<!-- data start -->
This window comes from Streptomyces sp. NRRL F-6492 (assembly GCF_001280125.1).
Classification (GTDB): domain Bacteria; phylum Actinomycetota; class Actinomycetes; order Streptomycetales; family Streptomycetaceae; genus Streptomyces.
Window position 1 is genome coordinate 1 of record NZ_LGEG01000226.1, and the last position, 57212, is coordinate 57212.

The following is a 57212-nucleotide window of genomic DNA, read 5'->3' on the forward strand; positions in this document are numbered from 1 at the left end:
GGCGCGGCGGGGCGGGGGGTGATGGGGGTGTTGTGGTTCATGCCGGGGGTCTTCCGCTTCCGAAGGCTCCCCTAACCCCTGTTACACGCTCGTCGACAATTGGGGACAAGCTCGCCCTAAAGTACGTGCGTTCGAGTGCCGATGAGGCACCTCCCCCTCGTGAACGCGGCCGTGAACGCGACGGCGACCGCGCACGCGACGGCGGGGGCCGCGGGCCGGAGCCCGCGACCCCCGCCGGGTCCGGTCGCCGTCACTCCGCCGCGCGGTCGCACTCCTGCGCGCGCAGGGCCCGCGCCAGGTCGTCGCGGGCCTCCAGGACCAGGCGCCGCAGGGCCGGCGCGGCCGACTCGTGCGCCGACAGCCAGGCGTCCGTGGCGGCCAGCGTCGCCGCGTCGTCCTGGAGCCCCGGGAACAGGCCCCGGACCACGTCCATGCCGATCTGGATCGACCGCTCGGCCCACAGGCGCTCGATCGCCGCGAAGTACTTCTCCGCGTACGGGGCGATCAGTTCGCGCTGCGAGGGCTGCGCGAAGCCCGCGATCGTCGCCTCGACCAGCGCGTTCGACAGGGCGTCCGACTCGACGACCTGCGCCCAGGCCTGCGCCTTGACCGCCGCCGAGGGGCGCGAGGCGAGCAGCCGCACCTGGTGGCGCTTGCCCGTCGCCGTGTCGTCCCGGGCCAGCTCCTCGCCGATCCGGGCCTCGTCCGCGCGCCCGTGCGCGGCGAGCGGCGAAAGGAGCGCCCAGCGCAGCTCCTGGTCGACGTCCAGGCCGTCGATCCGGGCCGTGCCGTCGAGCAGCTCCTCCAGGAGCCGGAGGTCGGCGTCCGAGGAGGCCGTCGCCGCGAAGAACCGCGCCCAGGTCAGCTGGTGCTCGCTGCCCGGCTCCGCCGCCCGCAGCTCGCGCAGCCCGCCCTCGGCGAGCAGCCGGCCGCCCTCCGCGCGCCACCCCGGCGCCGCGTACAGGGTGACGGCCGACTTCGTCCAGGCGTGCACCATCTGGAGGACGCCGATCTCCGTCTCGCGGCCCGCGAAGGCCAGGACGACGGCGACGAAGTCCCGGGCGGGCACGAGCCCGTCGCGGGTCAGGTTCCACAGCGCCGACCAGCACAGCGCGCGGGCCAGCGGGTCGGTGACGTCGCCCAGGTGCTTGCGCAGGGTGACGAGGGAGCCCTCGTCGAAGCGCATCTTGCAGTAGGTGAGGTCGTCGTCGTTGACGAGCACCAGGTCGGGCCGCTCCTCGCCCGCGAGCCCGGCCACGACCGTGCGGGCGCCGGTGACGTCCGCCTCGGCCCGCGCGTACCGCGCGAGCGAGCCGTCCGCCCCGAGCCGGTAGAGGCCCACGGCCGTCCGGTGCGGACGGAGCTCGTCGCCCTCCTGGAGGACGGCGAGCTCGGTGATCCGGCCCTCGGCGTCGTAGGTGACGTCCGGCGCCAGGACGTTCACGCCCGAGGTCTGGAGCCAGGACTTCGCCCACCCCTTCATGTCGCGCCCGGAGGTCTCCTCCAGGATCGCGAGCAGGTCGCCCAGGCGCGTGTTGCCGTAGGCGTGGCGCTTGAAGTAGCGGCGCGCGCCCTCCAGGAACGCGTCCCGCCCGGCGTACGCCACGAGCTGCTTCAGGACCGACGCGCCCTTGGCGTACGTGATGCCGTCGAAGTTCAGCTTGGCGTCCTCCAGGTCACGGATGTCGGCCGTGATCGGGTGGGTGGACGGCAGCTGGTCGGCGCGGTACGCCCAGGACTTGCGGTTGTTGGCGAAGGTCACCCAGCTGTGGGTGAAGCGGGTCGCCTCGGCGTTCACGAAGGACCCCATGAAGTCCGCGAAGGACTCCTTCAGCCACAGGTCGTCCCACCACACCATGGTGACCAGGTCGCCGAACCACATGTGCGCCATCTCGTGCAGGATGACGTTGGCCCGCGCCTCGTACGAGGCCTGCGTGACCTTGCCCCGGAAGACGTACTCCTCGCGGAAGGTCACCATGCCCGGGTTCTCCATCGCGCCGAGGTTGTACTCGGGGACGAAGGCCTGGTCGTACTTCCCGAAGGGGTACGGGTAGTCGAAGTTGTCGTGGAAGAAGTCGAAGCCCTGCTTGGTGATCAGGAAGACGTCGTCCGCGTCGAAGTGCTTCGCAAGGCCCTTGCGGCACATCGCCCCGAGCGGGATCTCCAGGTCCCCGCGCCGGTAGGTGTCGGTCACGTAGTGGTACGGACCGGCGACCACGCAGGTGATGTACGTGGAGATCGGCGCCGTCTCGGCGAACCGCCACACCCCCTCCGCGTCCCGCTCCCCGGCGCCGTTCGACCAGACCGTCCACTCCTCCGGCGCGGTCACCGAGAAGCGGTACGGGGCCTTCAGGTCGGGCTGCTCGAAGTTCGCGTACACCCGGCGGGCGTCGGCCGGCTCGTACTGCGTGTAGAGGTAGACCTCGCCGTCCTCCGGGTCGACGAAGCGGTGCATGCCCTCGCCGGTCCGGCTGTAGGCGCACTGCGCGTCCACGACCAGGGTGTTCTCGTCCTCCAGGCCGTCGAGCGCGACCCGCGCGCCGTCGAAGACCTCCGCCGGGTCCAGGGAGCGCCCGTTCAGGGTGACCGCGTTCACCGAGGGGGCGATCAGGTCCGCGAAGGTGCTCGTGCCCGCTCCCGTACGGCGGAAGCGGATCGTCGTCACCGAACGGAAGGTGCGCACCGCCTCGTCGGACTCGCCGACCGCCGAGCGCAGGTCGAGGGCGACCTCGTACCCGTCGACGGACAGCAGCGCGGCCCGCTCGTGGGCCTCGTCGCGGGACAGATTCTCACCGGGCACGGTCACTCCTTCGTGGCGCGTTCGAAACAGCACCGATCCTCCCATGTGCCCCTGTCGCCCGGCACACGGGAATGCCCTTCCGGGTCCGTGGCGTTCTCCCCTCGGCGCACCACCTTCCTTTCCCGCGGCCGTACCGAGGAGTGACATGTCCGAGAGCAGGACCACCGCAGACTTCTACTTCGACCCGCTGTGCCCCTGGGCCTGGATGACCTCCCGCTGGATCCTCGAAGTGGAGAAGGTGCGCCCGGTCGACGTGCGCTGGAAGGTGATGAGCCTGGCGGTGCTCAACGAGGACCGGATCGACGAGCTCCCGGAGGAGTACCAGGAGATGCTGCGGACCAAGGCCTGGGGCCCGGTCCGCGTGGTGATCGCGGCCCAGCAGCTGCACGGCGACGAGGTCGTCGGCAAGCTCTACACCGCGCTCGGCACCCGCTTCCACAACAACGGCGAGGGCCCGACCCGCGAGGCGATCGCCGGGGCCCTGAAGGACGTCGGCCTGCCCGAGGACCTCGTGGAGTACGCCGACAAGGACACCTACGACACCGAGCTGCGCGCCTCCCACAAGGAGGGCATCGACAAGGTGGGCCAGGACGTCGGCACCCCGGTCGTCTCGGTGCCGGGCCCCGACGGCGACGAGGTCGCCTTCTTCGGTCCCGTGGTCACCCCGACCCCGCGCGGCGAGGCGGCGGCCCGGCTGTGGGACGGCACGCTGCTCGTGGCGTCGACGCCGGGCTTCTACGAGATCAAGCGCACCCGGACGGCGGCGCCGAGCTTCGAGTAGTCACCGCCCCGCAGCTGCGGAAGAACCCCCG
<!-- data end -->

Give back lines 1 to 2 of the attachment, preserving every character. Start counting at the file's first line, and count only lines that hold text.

This window comes from Streptomyces sp. NRRL F-6492 (assembly GCF_001280125.1).
Classification (GTDB): domain Bacteria; phylum Actinomycetota; class Actinomycetes; order Streptomycetales; family Streptomycetaceae; genus Streptomyces.